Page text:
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Play on words

Patrick Creadon directed 'Wordplay,' a documentary about the cult of crossword puzzles.

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Who'd have thought that a documentary about crossword puzzles and the people who love them would generate the kind of excitement that gets theatergoers shouting solutions at the screen?

Watching audiences catch the puzzle bug has been great fun, says Patrick Creadon, director of "Wordplay," which opens Friday in New York before expanding wider later in June. "Playing games is something you typically associate with children," says Mr. Creadon, who screened the movie at the recent Seattle Film Festival. "As people get older, they don't always make time for that."

More than 50 million Americans – from former presidents and rock stars to ordinary folks around the corner – do crossword puzzles each week. For them, The New York Times is the gold standard. As Jon Stewart, who proposed to his wife in a custom-made crossword puzzle, quips in the film: "I'll solve a USA Today [puzzle] in a hotel room, but I don't feel good about myself."

Creadon and his wife, producer Christine O'Malley, had been casting about for a topic for their first feature-length documentary when they realized it was right on the page in front of them. Both come from puzzle-solving families and they began working crossword puzzles together on their honeymoon.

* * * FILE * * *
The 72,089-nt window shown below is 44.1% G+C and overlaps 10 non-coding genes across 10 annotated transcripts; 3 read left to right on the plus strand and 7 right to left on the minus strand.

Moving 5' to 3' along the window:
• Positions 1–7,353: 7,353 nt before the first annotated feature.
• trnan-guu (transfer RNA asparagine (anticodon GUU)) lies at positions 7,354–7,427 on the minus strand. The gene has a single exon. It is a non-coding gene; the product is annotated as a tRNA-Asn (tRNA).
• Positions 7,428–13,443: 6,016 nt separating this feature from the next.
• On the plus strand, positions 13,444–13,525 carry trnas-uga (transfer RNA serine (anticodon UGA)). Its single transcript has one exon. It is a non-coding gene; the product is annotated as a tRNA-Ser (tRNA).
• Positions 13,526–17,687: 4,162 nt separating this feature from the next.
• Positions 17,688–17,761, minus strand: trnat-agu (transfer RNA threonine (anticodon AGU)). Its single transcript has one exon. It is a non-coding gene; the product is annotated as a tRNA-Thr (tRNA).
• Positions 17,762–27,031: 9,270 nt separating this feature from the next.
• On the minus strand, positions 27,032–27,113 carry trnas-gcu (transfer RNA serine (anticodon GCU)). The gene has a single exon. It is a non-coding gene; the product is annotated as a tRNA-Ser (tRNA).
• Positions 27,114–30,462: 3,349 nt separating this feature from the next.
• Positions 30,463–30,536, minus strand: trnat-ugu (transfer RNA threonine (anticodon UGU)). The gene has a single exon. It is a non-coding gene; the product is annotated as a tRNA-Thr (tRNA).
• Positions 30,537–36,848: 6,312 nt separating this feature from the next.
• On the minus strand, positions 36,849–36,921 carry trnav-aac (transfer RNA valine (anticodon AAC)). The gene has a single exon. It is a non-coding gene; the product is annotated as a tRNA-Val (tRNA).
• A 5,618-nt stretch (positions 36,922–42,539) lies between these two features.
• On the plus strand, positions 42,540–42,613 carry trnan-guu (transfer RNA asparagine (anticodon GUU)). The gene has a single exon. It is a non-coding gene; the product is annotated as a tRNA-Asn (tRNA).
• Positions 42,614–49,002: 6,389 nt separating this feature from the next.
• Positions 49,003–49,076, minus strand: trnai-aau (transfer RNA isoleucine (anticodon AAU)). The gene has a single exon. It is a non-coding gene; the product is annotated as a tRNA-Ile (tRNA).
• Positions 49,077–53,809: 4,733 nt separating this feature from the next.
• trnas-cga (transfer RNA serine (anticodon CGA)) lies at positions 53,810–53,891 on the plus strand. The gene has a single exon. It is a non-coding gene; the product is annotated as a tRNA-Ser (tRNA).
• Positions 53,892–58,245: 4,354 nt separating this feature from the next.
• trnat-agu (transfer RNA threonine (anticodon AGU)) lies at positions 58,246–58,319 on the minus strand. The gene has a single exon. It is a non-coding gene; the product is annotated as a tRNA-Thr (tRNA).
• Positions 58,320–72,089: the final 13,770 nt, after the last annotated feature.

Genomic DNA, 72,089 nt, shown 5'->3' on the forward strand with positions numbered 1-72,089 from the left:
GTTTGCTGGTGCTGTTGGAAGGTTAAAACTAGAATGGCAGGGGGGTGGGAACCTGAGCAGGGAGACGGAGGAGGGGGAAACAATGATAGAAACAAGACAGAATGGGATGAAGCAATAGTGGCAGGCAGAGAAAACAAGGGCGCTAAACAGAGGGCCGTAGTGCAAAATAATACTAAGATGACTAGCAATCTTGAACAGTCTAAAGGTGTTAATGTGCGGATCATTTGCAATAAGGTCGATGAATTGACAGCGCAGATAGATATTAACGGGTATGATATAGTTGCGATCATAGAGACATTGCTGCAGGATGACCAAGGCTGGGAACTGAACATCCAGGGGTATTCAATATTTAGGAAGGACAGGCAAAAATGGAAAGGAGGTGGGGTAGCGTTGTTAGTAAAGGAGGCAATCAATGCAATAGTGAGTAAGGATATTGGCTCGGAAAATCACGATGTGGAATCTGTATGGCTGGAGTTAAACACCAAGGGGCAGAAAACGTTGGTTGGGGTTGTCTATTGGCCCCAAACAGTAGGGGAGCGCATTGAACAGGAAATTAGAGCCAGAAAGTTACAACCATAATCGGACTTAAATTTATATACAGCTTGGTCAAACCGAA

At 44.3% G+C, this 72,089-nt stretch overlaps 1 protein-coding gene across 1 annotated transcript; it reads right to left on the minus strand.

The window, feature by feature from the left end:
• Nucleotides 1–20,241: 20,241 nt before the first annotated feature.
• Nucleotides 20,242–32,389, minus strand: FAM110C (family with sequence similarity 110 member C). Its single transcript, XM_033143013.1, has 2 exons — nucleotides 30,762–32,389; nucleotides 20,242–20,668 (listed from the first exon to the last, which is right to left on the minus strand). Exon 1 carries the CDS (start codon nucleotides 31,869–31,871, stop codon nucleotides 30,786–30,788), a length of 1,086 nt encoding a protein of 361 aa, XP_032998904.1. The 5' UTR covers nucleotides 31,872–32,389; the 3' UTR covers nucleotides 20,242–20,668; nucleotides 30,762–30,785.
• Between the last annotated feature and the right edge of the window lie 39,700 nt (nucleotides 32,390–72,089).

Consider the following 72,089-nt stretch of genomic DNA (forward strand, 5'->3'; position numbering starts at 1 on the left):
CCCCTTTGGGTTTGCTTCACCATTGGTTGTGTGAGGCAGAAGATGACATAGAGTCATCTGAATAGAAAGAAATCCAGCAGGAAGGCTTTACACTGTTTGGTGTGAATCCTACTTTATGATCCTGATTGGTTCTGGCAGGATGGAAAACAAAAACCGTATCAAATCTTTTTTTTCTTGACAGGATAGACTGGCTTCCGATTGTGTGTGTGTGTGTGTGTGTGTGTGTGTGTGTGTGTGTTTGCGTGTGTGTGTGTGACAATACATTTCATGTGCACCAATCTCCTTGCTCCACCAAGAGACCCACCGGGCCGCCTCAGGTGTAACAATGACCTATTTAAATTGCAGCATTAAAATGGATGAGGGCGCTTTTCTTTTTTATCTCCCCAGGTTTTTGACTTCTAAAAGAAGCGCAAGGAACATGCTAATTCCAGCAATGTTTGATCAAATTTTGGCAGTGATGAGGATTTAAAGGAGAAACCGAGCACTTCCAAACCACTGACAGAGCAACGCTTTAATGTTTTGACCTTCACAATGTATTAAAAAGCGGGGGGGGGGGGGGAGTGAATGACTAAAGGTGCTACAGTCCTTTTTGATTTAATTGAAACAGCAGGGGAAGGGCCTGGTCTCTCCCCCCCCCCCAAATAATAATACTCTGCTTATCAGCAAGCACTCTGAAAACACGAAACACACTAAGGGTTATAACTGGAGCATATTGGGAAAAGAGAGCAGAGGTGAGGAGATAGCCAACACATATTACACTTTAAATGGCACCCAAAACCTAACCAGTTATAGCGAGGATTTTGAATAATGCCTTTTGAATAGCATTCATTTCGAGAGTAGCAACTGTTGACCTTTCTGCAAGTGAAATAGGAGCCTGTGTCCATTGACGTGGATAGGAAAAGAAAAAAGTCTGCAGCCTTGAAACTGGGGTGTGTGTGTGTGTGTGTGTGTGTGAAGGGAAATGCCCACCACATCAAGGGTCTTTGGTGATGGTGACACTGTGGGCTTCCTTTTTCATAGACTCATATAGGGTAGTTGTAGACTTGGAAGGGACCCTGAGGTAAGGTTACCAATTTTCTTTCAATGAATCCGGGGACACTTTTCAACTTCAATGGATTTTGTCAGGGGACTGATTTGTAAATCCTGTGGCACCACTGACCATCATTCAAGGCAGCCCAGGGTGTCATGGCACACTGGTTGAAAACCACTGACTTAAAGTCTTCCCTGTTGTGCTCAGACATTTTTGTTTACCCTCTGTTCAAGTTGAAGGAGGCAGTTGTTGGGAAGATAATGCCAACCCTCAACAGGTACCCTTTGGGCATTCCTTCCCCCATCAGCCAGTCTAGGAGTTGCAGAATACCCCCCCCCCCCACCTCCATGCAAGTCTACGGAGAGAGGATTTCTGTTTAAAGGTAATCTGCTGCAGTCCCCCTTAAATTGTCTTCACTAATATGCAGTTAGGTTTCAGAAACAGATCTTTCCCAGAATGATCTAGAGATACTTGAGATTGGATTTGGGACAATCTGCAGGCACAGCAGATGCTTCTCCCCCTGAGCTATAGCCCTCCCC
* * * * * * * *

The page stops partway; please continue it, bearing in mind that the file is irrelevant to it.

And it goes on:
"Like a lot of people who are in the film, we find that it's just a special little part of the day," he says. "It's nothing profound. It's just something we like to do."

They initially planned to focus only on Will Shortz, the New York Times crossword editor and the only person to hold a university degree in "enigmatology" (the study of puzzles). "Will was the key," Creadon says. "We knew that without Will, we probably wouldn't do the movie."

With Mr. Shortz's blessing, the project soon expanded to include puzzlemakers, celebrity puzzlers, and competitors in the annual American Crossword Puzzle Tournament, held each year in Stamford, Conn.


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